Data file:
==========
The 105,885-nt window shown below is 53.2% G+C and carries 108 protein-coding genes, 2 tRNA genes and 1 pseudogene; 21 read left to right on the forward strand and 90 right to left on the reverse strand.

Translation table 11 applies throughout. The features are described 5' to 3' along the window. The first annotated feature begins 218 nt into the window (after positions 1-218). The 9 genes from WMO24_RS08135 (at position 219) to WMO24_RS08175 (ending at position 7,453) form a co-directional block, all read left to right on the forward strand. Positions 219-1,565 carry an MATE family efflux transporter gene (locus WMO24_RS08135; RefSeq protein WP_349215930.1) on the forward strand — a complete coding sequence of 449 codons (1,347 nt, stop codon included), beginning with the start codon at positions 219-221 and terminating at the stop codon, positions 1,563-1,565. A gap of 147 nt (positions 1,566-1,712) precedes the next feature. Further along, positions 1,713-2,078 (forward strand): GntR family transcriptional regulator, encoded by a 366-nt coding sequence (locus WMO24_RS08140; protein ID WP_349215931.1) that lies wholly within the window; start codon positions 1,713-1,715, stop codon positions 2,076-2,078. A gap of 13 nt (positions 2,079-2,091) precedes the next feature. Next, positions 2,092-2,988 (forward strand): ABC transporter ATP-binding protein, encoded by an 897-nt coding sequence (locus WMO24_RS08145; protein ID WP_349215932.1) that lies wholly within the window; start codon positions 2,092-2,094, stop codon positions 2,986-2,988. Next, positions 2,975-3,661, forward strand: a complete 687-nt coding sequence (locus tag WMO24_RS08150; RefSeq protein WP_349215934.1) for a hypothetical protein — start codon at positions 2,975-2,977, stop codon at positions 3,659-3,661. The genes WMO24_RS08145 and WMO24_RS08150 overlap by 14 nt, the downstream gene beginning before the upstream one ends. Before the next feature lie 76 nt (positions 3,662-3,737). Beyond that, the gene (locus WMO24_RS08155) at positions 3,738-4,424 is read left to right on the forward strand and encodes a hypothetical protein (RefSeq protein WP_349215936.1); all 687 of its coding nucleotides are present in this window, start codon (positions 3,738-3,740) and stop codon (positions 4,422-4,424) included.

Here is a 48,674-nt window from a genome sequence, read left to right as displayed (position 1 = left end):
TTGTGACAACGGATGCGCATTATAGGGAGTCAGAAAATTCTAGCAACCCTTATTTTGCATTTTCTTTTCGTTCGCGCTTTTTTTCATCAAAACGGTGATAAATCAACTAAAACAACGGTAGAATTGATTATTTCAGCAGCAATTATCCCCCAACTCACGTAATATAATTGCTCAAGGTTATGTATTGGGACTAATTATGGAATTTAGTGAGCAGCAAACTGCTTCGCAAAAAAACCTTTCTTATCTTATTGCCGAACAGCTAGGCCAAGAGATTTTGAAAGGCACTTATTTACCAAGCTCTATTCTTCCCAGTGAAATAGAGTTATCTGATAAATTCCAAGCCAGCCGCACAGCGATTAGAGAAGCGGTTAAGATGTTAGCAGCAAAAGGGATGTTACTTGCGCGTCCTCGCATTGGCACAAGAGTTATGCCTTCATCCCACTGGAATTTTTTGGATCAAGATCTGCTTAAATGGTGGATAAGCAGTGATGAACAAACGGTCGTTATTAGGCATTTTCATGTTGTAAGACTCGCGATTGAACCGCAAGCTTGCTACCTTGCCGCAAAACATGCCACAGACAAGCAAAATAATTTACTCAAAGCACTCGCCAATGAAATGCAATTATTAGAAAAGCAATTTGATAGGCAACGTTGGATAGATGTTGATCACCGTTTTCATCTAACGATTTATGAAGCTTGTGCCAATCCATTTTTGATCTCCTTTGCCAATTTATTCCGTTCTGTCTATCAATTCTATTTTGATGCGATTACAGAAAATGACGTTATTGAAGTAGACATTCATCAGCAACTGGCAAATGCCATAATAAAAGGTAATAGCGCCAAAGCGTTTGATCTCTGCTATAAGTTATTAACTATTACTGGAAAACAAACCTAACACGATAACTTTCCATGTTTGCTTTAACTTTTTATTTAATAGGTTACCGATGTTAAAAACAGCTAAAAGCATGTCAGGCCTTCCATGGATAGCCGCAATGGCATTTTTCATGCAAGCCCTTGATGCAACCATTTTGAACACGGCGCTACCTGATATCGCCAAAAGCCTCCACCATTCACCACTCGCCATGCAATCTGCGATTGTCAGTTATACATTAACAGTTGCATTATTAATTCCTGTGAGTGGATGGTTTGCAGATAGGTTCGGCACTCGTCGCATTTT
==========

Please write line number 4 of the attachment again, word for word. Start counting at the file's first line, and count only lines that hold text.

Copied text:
TTGTGACAACGGATGCGCATTATAGGGAGTCAGAAAATTCTAGCAACCCTTATTTTGCATTTTCTTTTCGTTCGCGCTTTTTTTCATCAAAACGGTGATAAATCAACTAAAACAACGGTAGAATTGATTATTTCAGCAGCAATTATCCCCCAACTCACGTAATATAATTGCTCAAGGTTATGTATTGGGACTAATTATGGAATTTAGTGAGCAGCAAACTGCTTCGCAAAAAAACCTTTCTTATCTTATTGCCGAACAGCTAGGCCAAGAGATTTTGAAAGGCACTTATTTACCAAGCTCTATTCTTCCCAGTGAAATAGAGTTATCTGATAAATTCCAAGCCAGCCGCACAGCGATTAGAGAAGCGGTTAAGATGTTAGCAGCAAAAGGGATGTTACTTGCGCGTCCTCGCATTGGCACAAGAGTTATGCCTTCATCCCACTGGAATTTTTTGGATCAAGATCTGCTTAAATGGTGGATAAGCAGTGATGAACAAACGGTCGTTATTAGGCATTTTCATGTTGTAAGACTCGCGATTGAACCGCAAGCTTGCTACCTTGCCGCAAAACATGCCACAGACAAGCAAAATAATTTACTCAAAGCACTCGCCAATGAAATGCAATTATTAGAAAAGCAATTTGATAGGCAACGTTGGATAGATGTTGATCACCGTTTTCATCTAACGATTTATGAAGCTTGTGCCAATCCATTTTTGATCTCCTTTGCCAATTTATTCCGTTCTGTCTATCAATTCTATTTTGATGCGATTACAGAAAATGACGTTATTGAAGTAGACATTCATCAGCAACTGGCAAATGCCATAATAAAAGGTAATAGCGCCAAAGCGTTTGATCTCTGCTATAAGTTATTAACTATTACTGGAAAACAAACCTAACACGATAACTTTCCATGTTTGCTTTAACTTTTTATTTAATAGGTTACCGATGTTAAAAACAGCTAAAAGCATGTCAGGCCTTCCATGGATAGCCGCAATGGCATTTTTCATGCAAGCCCTTGATGCAACCATTTTGAACACGGCGCTACCTGATATCGCCAAAAGCCTCCACCATTCACCACTCGCCATGCAATCTGCGATTGTCAGTTATACATTAACAGTTGCATTATTAATTCCTGTGAGTGGATGGTTTGCAGATAGGTTCGGCACTCGTCGCATTTT